To flash, or not to flash?

That is the question…And the answer will vary widely!

Some things to think about when contemplating the use of flash at births:

You can’t count on being able to use the flash! Low light is very common at births, particularly in home births and birth centers. Flash does help tremendously with that low light, but care providers may nix it as a safety issue, or mom might be bothered by the flash and ask you to not use it. Of course, it’s also possible it won’t be an issue at all.
You can’t count on being able to use ambient light! I carry (and know how to use) an external flash. I strongly recommend a flash that can swivel around and bounce, so that you can create softer, more flattering light that has direction to it. And then actually swivel it around and bounce it when you shoot.
If you’re not using flash, don’t be afraid to up the ISO. If you can’t use flash, remember that a grainy photo is still much better than a blurry photo!
Flash won’t make up for poor lens or camera. ESPECIALLY not the pop-up flash! The pop up flash will result in harsh shadows, blown out spots on the skin, and very snapshotty looking photos. On the right is an example from my very first birth, before I learned not to use the pop-up. A flash will help if you have a slow lens that can’t open very wide, but it won’t be able to fix the depth of field issues, and if your shutter speed is really slow, you may still get some blur around light sources (like any computers or blinking lights in the frame).

 

Image taken in a hospital bathroom. Completely dark except for a single small flashlight directly behind dad’s hand.

I personally prefer not to use the flash whenever possible, as I like to preserve the dark mood of the birth room when it is dark. Here’s an example of a photo where the dim, quiet mood of the room is reflected in the photo.

Had I used a flash here, the silhouette effect would have been gone, and the water would have been frozen and not as silky. I like the darkness and flowy look of the water, and I hope that the photos look just like mom remembers. To take this photo, I needed to use my lens that has the widest aperture in my bag – the 50 1.4 – and I opened it as wide as possible. I maxed out the ISO on my D700, and I shot this down on one knee, using my body as a tripod. It only worked because the parents were staying in pretty much the same positions. Had mom been moving, or dad swinging his arm back and forth, this would not have been possible.


Since there is such a wide variation in opinions about flash use at births, I’ve asked a few other professional photographers to chime in on the topic:

Natasha Hance, of NHance Photography created this comparison image showing the difference between using the flash and not using the flash under the same conditions. She says

“it’s really not a debate on which way is right or wrong. That’s why it’s wonderful there are photographers who do both really well because there are CLIENTS who prefer one way or the other and this way they can choose the photographer who will fit their birth and document it best for them. *I prefer the flash look most of the time when it’s done well and specifically hired a birth photographer for my own births that shot with flash. This is just demonstrating the difference, not a right or wrong way. It’s okay to prefer one or the other, but not one is “right”, just different.”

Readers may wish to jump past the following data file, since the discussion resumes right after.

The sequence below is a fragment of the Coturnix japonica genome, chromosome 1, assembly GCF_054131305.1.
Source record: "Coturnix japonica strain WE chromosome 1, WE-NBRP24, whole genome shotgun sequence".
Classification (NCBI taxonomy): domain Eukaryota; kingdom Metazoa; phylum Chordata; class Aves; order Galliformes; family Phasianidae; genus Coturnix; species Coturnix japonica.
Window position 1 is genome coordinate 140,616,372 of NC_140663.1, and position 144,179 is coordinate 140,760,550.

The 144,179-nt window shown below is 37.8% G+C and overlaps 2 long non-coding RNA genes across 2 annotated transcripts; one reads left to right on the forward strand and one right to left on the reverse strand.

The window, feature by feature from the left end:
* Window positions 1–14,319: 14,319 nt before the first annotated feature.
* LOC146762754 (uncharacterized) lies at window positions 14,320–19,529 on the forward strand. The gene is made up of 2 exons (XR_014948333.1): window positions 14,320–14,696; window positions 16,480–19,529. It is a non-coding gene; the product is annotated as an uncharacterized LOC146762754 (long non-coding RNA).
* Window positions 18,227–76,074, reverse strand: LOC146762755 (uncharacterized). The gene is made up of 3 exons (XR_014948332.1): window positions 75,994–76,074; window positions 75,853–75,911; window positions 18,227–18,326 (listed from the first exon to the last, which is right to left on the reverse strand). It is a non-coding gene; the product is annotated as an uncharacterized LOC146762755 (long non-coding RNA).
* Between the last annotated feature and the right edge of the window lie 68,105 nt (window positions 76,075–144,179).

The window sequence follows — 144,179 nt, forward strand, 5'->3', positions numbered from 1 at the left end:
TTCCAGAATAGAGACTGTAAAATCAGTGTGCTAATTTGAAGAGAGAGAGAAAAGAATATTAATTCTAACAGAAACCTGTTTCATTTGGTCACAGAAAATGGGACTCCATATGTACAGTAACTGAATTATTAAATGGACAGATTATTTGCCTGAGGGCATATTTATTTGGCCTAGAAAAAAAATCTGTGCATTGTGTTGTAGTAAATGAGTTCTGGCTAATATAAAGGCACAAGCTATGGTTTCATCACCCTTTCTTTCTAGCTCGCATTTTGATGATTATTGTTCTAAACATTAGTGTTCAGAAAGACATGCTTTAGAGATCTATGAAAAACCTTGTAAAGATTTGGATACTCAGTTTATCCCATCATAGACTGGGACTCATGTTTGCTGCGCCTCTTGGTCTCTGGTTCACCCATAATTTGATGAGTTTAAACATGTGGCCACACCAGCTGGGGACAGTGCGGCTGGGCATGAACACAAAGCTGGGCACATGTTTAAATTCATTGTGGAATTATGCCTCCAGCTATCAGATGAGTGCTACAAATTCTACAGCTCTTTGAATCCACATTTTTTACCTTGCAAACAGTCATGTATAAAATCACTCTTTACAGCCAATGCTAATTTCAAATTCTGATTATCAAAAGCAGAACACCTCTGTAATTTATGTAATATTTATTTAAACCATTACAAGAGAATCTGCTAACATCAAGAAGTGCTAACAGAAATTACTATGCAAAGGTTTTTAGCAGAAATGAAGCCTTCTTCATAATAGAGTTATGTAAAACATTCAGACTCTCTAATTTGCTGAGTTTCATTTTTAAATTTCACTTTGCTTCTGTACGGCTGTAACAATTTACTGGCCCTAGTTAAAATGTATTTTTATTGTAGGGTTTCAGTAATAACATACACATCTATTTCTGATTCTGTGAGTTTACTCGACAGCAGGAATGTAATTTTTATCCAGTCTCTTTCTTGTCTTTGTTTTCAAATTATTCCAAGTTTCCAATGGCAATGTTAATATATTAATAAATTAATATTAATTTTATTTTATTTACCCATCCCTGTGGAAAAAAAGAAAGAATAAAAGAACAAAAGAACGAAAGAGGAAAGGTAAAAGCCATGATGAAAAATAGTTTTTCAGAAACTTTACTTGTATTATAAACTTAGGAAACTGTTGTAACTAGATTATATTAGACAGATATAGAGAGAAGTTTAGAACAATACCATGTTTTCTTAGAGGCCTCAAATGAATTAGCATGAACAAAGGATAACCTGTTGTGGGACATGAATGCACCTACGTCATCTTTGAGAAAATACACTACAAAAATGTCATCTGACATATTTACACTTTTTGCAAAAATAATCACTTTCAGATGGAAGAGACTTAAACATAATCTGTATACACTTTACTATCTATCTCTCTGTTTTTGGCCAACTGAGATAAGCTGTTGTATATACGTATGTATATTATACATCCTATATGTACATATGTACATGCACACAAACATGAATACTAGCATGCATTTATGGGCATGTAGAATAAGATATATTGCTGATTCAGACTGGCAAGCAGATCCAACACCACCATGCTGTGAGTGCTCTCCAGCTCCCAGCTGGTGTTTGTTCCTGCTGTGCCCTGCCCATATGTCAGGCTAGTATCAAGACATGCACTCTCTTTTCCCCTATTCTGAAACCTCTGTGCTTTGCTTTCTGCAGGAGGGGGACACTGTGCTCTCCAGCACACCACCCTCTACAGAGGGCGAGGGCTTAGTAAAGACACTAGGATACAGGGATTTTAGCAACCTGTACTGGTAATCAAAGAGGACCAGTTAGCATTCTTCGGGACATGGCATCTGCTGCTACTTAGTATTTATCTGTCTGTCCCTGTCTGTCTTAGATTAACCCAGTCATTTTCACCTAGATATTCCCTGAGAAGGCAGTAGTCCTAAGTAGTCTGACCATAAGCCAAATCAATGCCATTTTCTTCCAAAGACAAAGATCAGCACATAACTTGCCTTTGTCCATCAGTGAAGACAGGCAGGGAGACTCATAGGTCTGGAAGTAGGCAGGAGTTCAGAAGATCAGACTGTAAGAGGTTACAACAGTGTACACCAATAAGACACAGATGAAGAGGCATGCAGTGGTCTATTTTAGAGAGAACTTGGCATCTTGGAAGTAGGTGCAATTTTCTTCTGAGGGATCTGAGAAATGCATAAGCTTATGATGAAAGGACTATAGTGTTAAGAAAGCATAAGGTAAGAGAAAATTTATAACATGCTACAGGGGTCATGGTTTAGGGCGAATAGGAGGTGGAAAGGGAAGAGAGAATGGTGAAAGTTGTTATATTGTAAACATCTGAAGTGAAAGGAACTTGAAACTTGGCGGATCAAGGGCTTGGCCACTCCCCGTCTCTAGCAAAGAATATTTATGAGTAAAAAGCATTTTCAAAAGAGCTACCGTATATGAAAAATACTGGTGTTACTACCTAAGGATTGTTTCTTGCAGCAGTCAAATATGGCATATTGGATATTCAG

Another experienced birth photographer, Emily Weaver Brown, says

“I use a lot of flash – I live in Seattle and most photograph home/birth center births. So it’s usually very dark. Mostly the laboring mother does not even notice or comment on it. What is noticed is the modeling light / focus assist light.”

Robin Baker, of Birth Blessings Photography in San Diego, uses both ambient light and flash, depending on the situation:

“I love natural light photography. I dont always have very much available light at births however. I use my flash at births when I feel it will enhance the image, mostly at home births ocurring at night. I dont find it necessary to use flash at hospital births because there is usually enough available light. I like to remain flexible but prepared, so I never leave home without my speedlite. I always ask the laboring mama if it bothers her and most don’t even notice it! I use my flash in an indirect way that causes it to “bounce” off a wall or the ceiling and fall softly on my subjects. I find it a great option in birth because you dont control the setting (aka: light) in photojournalism.”

And finally, Morag Hastings is another birth photographer/doula who is from Vancouver, British Columbia:

I always mention it at our prenatal visit, I give my clients a choice and they always choose to try the flash. They never mind during labour because I compose before I shoot, I am not just firing it off all the time. I even use it in the hospital because I am a doula I always make the room dark so there is never enough light to shoot. If there is enough light, I do shoot with natural light. I also like that I can get my high shutter and a higher f/stop and a way lower ISO. I get referrals all the time from midwives and doctors they love my work. The clients I get are wanting images like what they see in my portfolio. My work is mostly done with a bounce flash so they don’t mind if I need to use my tools to get the look they are hoping for.

So the answer to the question “To Flash or Not to Flash?” is really entirely up to you — and your clients!

by Andrea Lythgoe
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